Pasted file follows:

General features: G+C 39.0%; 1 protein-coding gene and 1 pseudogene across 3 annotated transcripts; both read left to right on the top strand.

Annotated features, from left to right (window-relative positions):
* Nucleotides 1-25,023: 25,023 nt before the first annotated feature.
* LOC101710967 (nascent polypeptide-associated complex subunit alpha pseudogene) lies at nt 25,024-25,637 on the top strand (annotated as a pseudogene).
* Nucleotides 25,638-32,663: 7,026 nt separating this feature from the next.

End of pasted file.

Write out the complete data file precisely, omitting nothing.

General features: G+C 39.0%; 1 protein-coding gene and 1 pseudogene across 3 annotated transcripts; both read left to right on the top strand.

Annotated features, from left to right (window-relative positions):
* Nucleotides 1-25,023: 25,023 nt before the first annotated feature.
* LOC101710967 (nascent polypeptide-associated complex subunit alpha pseudogene) lies at nt 25,024-25,637 on the top strand (annotated as a pseudogene).
* Nucleotides 25,638-32,663: 7,026 nt separating this feature from the next.